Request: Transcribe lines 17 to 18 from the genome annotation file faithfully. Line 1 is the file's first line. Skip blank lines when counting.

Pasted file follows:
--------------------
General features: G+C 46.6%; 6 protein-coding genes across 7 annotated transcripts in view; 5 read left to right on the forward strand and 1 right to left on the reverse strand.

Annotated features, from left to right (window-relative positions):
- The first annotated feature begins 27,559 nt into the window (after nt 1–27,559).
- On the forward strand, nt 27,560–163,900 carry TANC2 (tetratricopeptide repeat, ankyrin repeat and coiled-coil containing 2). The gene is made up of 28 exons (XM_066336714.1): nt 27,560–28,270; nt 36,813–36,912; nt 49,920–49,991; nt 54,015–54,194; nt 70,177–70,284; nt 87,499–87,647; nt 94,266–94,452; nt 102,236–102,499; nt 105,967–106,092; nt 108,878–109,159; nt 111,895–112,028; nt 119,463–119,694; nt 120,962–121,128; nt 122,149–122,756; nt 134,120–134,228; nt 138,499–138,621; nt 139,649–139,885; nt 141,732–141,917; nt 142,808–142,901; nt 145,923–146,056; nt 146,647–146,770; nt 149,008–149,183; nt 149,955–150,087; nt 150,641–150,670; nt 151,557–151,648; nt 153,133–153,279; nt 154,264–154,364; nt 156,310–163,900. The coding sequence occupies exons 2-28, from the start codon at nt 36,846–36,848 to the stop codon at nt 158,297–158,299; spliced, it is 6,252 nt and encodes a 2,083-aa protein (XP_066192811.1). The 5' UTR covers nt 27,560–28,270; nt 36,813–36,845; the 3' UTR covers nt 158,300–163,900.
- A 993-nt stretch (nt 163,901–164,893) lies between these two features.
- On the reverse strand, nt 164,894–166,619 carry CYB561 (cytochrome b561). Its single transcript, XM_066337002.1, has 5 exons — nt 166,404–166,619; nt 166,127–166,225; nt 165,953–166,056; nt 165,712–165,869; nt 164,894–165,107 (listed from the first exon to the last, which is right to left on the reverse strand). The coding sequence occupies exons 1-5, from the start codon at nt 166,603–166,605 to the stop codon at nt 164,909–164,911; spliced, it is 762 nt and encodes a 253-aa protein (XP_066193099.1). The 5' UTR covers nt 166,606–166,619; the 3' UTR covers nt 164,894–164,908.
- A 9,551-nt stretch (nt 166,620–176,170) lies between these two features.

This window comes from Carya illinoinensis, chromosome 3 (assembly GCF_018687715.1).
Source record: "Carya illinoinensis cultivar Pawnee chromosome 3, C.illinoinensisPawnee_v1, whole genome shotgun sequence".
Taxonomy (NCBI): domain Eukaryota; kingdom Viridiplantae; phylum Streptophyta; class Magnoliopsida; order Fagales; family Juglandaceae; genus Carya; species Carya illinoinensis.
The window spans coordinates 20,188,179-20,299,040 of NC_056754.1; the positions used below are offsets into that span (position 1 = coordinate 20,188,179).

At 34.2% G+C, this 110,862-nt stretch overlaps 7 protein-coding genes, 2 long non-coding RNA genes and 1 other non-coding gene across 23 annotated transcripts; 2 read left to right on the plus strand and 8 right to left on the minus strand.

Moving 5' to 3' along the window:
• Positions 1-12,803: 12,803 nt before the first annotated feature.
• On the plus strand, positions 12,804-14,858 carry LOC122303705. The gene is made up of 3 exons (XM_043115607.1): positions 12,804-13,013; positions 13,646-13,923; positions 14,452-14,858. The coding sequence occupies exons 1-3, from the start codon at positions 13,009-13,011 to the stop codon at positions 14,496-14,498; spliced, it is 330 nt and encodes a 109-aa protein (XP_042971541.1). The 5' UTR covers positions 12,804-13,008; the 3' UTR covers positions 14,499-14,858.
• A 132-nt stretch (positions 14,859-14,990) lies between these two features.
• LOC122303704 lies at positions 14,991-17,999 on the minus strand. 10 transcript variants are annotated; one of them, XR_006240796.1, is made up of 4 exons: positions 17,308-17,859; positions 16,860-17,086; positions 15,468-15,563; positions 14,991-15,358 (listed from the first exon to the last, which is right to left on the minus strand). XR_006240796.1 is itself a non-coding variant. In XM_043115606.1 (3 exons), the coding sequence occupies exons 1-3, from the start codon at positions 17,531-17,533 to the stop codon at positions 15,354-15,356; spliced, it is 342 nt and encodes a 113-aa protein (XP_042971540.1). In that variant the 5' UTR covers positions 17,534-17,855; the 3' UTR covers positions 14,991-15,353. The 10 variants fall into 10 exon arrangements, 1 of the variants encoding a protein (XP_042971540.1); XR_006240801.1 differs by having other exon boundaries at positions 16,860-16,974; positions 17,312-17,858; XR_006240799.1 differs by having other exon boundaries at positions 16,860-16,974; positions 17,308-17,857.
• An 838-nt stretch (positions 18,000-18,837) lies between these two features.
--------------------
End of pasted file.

• LOC122303704 lies at positions 14,991-17,999 on the minus strand. 10 transcript variants are annotated; one of them, XR_006240796.1, is made up of 4 exons: positions 17,308-17,859; positions 16,860-17,086; positions 15,468-15,563; positions 14,991-15,358 (listed from the first exon to the last, which is right to left on the minus strand). XR_006240796.1 is itself a non-coding variant. In XM_043115606.1 (3 exons), the coding sequence occupies exons 1-3, from the start codon at positions 17,531-17,533 to the stop codon at positions 15,354-15,356; spliced, it is 342 nt and encodes a 113-aa protein (XP_042971540.1). In that variant the 5' UTR covers positions 17,534-17,855; the 3' UTR covers positions 14,991-15,353. The 10 variants fall into 10 exon arrangements, 1 of the variants encoding a protein (XP_042971540.1); XR_006240801.1 differs by having other exon boundaries at positions 16,860-16,974; positions 17,312-17,858; XR_006240799.1 differs by having other exon boundaries at positions 16,860-16,974; positions 17,308-17,857.
• An 838-nt stretch (positions 18,000-18,837) lies between these two features.